Setting up PAM Authentication
PAM authentication is configured by adding a "ShiroProvider" authentication provider
to the cluster's topology file with PAM parameters. When enabled, the Knox Gateway uses Apache
Shiro and the parameter
authenticate users against the configured PAM store.
There are a large number of pluggable authentication modules available for authenticating access to services through the Knox Gateway. ShiroProvider, in addition to LDAP support, also includes support for PAM-based authentication for unix-based systems.
This opens up the integration possibilities to many other readily-available authentication mechanisms, as well as other implementations for LDAP-based authentication. More flexibility may be available through various PAM modules for group lookup, more complicated LDAP schemas, or other areas where the KnoxLdapRealm is not sufficient.
The primary motivation for leveraging PAM-based authentication is to provide the ability to use the configuration provided by existing PAM modules that are available in a system’s /etc/pam.d/ directory.
main.pamRealm.service refers to the service located in
In Ambari, add the
ShiroProviderauthentication provider to Knox>Configs>Advanced topology as follows:
<provider> <role>authentication</role> <name>ShiroProvider</name> <enabled>true</enabled> <param> <name>sessionTimeout</name> <value>30</value> </param> <param> <name>main.pamRealm</name> <value>org.apache.hadoop.gateway.shirorealm.KnoxPamRealm</value> </param> <param> <name>main.pamRealm.service</name> <value>login</value> </param> <param> <name>urls./**</name> <value>authcBasic</value> </param> </provider>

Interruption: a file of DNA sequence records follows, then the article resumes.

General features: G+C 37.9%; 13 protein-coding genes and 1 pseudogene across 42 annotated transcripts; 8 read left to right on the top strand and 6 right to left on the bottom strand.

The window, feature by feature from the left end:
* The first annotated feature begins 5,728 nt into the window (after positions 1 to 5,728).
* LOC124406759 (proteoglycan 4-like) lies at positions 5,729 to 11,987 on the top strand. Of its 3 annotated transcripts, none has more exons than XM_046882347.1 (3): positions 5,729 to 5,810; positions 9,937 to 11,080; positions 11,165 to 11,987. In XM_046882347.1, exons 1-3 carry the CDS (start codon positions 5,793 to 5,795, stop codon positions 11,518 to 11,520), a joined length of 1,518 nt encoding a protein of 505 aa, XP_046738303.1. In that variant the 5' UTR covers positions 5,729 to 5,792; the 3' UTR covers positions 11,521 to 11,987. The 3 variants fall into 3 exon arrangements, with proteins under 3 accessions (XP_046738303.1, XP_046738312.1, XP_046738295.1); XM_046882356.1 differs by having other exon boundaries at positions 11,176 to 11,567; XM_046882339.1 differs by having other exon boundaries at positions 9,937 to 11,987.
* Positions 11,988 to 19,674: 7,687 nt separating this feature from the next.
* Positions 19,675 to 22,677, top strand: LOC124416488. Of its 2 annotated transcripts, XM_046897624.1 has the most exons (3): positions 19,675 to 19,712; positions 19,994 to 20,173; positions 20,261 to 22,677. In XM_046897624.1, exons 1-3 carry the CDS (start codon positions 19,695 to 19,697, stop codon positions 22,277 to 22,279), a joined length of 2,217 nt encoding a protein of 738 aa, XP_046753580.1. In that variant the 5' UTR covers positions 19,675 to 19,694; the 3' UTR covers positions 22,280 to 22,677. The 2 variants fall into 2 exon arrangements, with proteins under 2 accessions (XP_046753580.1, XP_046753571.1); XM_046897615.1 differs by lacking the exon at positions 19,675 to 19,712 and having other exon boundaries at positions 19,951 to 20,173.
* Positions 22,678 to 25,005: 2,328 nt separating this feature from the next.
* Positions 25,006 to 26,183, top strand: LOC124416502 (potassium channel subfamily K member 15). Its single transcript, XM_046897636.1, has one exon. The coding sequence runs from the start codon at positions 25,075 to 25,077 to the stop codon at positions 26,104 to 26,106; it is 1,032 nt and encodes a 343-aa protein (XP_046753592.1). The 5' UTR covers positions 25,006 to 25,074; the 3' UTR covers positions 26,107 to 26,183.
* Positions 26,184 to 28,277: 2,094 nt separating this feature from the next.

- Save the file.
Example of a PAM Configuration File
# login: auth account password session auth optional pam_krb5.so use_kcminit auth optional pam_ntlm.so try_first_pass auth optional pam_mount.so try_first_pass auth required pam_opendirectory.so try_first_pass account required pam_nologin.so account required pam_opendirectory.so password required pam_opendirectory.so session required pam_launchd.so session required pam_uwtmp.so session optional pam_mount.so
The first four fields are:
module-filename. The fifth and
greater fields are for optional arguments that are specific to the individual
The second field in the configuration file is the
indicates which of the four PAM management services the corresponding module will
provide to the application. Our sample configuration file refers to all four groups:
auth: identifies the PAMs that are invoked when the application calls
account: maps to the
session: indicates the mapping for the
password: group refers to the
Generally, you only need to supply mappings for the functions that are needed by a
specific application. For example, the standard password changing application,
passwd, only requires a password group entry; any other entries are
The third field indicates what action is to be taken based on the success or failure of the corresponding module. Choices for tokens to fill this field are:
requisite: Failure instantly returns control to the application indicating the nature of the first module failure.
required: All these modules are required to succeed for
libpamto return success to the application.
sufficient: Given that all preceding modules have succeeded, the success of this module leads to an immediate and successful return to the application (failure of this module is ignored).
optional: The success or failure of this module is generally not recorded.
The fourth field contains the name of the loadable module,
For the sake of readability, the full pathname of each module is not given. Before
Linux-PAM-0.56 was released, there was no support for a default authentication-module
directory. If you have an earlier version of Linux-PAM installed, you will have to
specify the full path for each of the modules. Your distribution most likely placed
these modules exclusively in one of the following directories: /lib/security/